Álvaro Siza: Drawn Closer

By Álvaro Siza

Cover of ‘Caderno 1’, dated March 1977.

I began using sketchbooks in 1977, and this is the first of them. I had been asked by the new communist mayor of Évora to plan a very large social housing development – Quinta da Malagueira – as an extension of the medieval city on an abandoned agricultural estate. Until that point all my work (it was not much work) had been in or around Porto. Évora was about a half-day from Porto by car – very far for us Portuguese.

I had to take notes because of the complexity of the project. We needed the participation of the neighbours, the plans, all the houses and programmes for the 1,200 families who would live there. Note-taking was necessary because, even then, I did not have a great memory. I bought this red school exercise book, filling its 70 pages in the first three days of the visit. I continued work on the project for over 20 years. As I arrived on the site for the first time I wrote on the flyleaf under the date ‘construir a nova E(vo)ra’ – to build a new Évora.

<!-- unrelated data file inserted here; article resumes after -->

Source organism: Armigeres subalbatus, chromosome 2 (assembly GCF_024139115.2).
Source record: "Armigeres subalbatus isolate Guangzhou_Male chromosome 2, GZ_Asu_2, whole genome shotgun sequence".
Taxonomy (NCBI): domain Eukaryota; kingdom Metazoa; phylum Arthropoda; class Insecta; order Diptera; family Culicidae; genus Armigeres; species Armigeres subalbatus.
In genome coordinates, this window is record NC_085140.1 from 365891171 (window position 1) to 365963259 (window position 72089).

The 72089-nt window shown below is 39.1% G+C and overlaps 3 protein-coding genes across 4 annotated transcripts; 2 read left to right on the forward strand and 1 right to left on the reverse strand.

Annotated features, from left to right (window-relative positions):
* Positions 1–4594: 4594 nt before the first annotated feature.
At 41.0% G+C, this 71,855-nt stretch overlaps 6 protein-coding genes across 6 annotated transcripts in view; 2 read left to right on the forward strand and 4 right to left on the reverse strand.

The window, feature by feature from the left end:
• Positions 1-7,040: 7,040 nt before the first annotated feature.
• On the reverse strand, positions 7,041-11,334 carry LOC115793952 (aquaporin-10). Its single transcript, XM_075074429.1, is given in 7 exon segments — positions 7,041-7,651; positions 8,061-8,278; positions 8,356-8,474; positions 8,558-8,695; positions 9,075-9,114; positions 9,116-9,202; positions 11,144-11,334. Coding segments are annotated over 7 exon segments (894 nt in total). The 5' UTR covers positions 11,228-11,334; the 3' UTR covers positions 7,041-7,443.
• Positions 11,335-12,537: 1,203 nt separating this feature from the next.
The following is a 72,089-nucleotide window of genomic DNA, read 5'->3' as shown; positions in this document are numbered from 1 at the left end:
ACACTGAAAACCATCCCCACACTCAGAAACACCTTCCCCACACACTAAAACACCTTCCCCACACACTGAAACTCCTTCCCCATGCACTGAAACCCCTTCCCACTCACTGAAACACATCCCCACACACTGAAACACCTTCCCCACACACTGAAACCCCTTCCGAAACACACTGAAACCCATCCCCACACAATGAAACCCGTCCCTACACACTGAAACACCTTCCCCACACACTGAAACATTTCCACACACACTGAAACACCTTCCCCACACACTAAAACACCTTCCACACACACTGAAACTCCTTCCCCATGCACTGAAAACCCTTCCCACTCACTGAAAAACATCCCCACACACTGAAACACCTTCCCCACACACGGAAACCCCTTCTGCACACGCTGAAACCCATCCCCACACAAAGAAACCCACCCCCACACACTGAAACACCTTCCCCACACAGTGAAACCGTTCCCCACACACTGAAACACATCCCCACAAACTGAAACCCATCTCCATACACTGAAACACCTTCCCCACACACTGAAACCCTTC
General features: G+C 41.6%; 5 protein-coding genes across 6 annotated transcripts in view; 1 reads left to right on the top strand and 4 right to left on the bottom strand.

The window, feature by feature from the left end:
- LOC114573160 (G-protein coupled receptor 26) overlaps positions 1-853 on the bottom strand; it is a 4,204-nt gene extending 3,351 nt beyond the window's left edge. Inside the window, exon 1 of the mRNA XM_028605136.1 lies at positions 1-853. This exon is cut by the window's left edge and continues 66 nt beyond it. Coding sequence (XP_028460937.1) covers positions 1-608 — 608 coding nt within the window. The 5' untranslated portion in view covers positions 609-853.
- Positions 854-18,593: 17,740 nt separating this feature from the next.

I have always worked using drawing. At the beginning of the 1950s, I had the opportunity to read a wonderful text by Alvar Aalto in which he speaks about his own work and how important drawing is for him. Sometimes this drawing was not specifically for a project but to re-examine the development of a project that had been blocked. This relationship between the hand and the mind is so important.

Álvaro Siza (1933), early sketches for Quinta da Malagueira, Évora, 1977. Pen and ink, 295 × 210 mm. DMC 2503.
Álvaro Siza (1933), early sketches for Quinta da Malagueira, Évora, 1977. Pen and ink, 295 × 210 mm. DMC 2503.
Álvaro Siza (1933), early sketches for Quinta da Malagueira, Évora, 1977. Pen and ink, 295 × 210 mm. DMC 2503.
Álvaro Siza (1933), early sketches for Quinta da Malagueira, Évora, 1977. Pen and ink, 295 × 210 mm. DMC 2503.
Álvaro Siza (1933), early sketches for Quinta da Malagueira, Évora, 1977. Pen and ink, 295 × 210 mm. DMC 2503.
Álvaro Siza (1933), early sketches for Quinta da Malagueira, Évora, 1977. Pen and ink, 295 × 210 mm. DMC 2503.

This text was originally published in Architecture through DrawingDrawn Closer is a year-long collaboration between Domus and Drawing Matter, edited by Sarah Handelman. Each issue of the magazine features one architect discussing a drawing which they recognise as a transformative moment in their work. Domus 2020 is guest-edited by David Chipperfield.